FINA's decision regarding transgender athletes

One of the most influential athletic federations in the world has taken a strong stance against transgender athletes.

FINA's decision regarding transgender athletes

One of the most influential athletic federations in the world has taken a strong stance against transgender athletes. It has caused ripples across the sport world, and some are afraid it will bring about even more changes.

International competitive swimming's governing body announced a policy that allows only athletes who have transitioned prior to the age 12 to participate in elite international swimming competitions.

FINA's decision reflected the "performance gap" between biological males, and females in puberty.

The statement reads: "Without eligibility criteria based on biological sexual sex or sex linked traits, it is very unlikely that we will see biological females on podiums or in championship positions."

The policy also proposes a new category of open competition, where athletes would be able "to compete without regard to sex, legal gender, or gender identity."

FINA stated that they came to this decision after consulting scientists and policymakers, but it still caused shockwaves across the swimming world. USA Wrestling, the International Rugby League and USA Wrestling have already announced similar policies. Other governing bodies will likely follow their lead.

FIFA, the governing body of soccer, and World Athletics (the international governing body for track and field events) announced a review to their transgender policy.

Schuyler Bailar, transgender athlete, said that the FINA policy was "extreme."

"It's one of the most extreme policies I have ever read. It builds on the discrimination we're seeing in trans people," Bailar said. Bailar was the first openly transgender swimmer to compete in NCAA Division 1 competition, and the first transman to compete in NCAA Division 1 sports, according to ABC News.

This decision could have a negative impact on athletes such as Lia Thomas. Thomas' record-breaking season at the women’s swim category set off an international firestorm. Thomas was recruited to the University of Pennsylvania men’s swim team. He competed for them for three seasons. Thomas began transitioning in 2019, and joined the women’s team for the 2021-2022 season.

Thomas was the first transgender person to win a NCAA Division 1 National championship earlier this year. She set Ivy league records that season and rose in the women's rankings significantly compared to her performance in men's.

Thomas spoke with ABC News in May, her only interview on television.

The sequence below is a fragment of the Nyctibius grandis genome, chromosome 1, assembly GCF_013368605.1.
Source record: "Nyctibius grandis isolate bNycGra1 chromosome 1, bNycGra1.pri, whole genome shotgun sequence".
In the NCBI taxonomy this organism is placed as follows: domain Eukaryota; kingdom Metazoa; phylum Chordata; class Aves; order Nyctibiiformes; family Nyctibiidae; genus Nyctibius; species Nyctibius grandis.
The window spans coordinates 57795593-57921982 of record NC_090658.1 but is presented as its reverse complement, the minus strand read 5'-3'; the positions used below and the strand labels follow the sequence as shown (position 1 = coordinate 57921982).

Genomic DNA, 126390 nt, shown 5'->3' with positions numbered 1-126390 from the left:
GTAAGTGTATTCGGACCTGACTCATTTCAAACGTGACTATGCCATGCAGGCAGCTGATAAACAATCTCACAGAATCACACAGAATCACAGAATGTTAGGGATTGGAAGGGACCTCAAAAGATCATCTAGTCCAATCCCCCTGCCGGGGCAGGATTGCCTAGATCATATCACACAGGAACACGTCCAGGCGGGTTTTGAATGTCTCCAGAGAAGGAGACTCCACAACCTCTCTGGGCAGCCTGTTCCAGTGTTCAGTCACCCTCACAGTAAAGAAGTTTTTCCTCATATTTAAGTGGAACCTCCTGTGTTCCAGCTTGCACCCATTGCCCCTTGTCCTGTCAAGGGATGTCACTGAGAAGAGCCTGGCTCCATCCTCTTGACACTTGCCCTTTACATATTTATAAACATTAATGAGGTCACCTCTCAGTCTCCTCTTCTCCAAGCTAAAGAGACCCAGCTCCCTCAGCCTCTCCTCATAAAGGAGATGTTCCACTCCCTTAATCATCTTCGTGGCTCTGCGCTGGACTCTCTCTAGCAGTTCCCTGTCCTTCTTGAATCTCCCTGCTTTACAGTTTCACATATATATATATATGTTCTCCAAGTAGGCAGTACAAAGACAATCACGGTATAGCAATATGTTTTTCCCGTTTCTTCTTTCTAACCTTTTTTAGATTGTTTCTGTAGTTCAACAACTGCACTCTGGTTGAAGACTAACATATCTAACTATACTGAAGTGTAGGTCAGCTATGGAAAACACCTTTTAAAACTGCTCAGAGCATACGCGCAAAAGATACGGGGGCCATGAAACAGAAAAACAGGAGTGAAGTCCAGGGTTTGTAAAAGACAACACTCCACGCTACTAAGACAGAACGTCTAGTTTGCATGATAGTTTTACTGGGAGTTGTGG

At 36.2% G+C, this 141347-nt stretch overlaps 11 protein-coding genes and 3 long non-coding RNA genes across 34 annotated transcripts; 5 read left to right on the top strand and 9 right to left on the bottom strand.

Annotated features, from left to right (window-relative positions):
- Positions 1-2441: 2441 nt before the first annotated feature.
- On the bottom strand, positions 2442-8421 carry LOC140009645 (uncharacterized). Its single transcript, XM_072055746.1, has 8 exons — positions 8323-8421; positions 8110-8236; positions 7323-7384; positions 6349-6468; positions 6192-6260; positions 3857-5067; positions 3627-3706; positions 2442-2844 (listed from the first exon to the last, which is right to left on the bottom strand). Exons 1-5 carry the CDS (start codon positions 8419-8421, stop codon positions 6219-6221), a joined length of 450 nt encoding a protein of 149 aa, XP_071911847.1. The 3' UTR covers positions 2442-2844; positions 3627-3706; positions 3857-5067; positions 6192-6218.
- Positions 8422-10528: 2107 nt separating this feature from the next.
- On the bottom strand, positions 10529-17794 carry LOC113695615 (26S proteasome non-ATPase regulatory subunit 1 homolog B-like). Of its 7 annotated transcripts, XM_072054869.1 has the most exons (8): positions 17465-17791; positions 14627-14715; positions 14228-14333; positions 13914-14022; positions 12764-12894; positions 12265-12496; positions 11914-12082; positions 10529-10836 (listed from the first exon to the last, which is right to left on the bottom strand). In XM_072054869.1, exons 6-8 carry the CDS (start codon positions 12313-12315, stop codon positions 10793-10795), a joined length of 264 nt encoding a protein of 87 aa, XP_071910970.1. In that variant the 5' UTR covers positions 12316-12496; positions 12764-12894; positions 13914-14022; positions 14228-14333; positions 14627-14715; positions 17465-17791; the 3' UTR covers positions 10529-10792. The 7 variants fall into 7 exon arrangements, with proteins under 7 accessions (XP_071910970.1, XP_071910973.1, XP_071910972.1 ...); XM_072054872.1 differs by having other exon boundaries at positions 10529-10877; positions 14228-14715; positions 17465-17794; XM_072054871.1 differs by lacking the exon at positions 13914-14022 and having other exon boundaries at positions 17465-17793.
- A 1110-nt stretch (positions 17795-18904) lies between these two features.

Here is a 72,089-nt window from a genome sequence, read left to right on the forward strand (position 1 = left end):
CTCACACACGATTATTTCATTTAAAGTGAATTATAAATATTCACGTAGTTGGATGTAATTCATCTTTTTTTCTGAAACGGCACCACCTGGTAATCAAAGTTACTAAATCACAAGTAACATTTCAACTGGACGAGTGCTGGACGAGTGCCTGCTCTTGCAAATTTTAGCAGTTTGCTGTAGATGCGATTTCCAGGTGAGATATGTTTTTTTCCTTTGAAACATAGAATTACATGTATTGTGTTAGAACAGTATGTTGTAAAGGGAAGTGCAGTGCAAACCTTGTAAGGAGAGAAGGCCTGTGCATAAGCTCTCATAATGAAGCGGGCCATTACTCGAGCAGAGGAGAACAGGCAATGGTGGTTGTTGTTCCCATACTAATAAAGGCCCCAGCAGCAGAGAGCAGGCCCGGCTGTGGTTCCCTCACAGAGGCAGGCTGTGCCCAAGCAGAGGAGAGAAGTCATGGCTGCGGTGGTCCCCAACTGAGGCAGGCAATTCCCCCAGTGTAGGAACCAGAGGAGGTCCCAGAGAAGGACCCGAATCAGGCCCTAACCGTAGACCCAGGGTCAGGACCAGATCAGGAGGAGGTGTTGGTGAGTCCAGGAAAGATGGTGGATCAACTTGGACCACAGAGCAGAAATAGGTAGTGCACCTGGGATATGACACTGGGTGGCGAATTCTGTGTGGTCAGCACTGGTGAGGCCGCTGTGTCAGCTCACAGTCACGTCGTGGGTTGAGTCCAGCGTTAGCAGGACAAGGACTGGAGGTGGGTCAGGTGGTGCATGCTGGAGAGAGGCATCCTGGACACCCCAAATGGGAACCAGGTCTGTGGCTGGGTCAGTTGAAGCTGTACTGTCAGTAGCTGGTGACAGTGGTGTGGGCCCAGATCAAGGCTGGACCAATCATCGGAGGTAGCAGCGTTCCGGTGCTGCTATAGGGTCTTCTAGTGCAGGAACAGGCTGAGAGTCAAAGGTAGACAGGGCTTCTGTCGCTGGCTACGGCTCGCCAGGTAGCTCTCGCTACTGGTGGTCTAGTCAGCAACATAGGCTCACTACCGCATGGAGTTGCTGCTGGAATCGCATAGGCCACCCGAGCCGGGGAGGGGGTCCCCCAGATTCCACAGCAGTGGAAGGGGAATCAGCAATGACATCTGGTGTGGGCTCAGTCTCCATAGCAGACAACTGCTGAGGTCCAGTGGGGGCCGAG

Thomas stated that trans women participating in women's sport does not pose a threat to women's overall sports. "Transwomen are a small minority of athletes, and we haven’t seen any major wave of transgender women dominate."

Thomas stated that she had always hoped to compete in the Olympic Trials. Thomas is now prohibited from realizing her Olympic dreams due to a policy change.

Thomas stated that the new FINA release was deeply disturbing in a statement to ABC News. It is discriminatory, and will only harm all women."

Natalie Fahey, a former swimmer at Southern Illinois University, was the first openly trans woman to compete in NCAA. Fahey did not break any records, unlike Thomas. Her races were also less controversial than Thomas.

"After I had transitioned, I was firmly in the middle." Fahey stated that he didn't set any records when he came in. "I competed only at a conference. But certainly, the fact that Lia is better than me, weighs into this."

Fahey said that it was important for her to be able to swim as an adult woman.

Champion Women was founded by Nancy Hogshead Makar, three-time Olympic Gold medallist. This non-profit organization advocates for gender equality in sport for girls and women. She stated that she supports open competition.

She stated that trans women are women but that biology is important in a few areas, and that women's sport is one of those places.

Bailar claims that the policy will have an enduring impact on trans youth beyond sports.

Bailar stated that most people participate in sports to have fun, learn cooperation, have a team and have peer mentorship. This [policy] polices all women, because you need to know which trans girls to exclude. You enforce the policing and control of women's bodies when you do this.

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